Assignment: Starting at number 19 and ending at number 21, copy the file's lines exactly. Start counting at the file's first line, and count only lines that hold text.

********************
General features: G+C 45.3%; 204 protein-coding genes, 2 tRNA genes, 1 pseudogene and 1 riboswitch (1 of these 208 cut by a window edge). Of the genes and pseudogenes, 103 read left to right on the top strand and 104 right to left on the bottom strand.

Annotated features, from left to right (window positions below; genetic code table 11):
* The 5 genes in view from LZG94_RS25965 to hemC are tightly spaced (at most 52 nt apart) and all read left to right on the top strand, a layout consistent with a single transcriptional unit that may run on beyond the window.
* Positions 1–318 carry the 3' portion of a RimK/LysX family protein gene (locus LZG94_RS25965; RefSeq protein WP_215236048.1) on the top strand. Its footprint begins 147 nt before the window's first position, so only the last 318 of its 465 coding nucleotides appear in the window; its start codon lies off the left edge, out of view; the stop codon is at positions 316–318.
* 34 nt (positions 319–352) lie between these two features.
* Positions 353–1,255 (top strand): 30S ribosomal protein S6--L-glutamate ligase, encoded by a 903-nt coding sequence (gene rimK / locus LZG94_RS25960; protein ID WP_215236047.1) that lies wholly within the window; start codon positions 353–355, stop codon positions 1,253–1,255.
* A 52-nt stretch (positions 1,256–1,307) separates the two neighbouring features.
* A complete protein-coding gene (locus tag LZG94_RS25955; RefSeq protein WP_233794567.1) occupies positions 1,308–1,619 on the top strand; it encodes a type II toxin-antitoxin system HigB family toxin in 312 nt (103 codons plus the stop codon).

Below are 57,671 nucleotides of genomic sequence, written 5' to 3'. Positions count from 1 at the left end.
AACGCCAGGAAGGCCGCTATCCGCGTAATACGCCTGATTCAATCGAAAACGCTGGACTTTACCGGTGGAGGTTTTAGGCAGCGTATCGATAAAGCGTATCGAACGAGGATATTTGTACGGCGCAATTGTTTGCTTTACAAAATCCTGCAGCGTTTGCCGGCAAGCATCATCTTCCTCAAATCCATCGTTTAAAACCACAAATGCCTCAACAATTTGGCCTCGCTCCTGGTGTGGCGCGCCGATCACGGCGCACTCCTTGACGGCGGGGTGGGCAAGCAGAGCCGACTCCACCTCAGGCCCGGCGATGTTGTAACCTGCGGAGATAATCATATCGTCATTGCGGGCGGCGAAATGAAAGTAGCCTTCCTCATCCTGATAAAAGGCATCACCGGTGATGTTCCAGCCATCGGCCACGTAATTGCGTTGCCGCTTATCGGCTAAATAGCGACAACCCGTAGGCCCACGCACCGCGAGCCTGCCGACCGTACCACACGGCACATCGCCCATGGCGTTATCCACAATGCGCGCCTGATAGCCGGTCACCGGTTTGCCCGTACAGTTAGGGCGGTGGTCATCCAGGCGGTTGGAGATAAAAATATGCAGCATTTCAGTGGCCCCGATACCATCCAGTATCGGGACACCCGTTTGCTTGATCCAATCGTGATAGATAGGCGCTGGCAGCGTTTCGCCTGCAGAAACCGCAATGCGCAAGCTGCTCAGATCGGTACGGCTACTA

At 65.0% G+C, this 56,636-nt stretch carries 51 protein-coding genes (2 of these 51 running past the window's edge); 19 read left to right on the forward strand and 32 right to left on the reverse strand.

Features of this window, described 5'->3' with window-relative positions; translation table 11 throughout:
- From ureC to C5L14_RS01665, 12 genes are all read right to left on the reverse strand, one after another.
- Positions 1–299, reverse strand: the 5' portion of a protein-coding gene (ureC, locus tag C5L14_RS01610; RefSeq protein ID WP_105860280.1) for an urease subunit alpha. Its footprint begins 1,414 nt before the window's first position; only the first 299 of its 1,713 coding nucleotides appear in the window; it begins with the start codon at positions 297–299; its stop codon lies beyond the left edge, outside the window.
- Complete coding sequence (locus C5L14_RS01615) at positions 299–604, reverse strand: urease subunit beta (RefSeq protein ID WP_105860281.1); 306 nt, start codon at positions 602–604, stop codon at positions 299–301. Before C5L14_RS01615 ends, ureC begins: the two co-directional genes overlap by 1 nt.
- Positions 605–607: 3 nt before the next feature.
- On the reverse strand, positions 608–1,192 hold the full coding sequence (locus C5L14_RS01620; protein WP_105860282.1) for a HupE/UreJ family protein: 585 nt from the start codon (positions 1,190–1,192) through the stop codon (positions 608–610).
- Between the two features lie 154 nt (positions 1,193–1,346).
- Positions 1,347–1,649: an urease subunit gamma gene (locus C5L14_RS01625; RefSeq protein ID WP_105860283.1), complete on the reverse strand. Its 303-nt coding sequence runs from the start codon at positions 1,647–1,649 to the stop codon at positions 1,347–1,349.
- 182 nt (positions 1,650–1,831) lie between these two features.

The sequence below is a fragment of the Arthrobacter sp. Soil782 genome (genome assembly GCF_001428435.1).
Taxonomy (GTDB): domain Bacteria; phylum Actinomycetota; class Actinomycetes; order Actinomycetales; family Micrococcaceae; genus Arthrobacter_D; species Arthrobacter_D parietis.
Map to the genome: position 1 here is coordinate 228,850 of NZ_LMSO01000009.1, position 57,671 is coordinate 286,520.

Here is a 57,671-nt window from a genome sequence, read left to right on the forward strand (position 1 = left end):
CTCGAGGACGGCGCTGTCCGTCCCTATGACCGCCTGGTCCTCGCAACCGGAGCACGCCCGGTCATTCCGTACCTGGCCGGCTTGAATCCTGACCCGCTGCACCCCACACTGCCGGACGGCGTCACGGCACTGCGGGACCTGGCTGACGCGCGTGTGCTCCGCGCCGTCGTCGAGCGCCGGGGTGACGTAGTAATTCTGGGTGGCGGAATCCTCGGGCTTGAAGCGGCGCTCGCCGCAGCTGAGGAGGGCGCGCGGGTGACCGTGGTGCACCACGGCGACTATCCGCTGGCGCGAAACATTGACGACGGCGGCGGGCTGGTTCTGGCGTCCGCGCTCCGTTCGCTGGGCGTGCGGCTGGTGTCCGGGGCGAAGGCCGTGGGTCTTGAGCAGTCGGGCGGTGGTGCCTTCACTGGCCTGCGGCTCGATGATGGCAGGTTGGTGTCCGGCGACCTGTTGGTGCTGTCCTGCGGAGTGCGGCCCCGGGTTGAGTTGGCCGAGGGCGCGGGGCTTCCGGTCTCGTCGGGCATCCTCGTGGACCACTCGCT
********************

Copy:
- Positions 1,347–1,649: an urease subunit gamma gene (locus C5L14_RS01625; RefSeq protein ID WP_105860283.1), complete on the reverse strand. Its 303-nt coding sequence runs from the start codon at positions 1,647–1,649 to the stop codon at positions 1,347–1,349.
- 182 nt (positions 1,650–1,831) lie between these two features.

The sequence below is a fragment of the Arthrobacter sp. Soil782 genome (genome assembly GCF_001428435.1).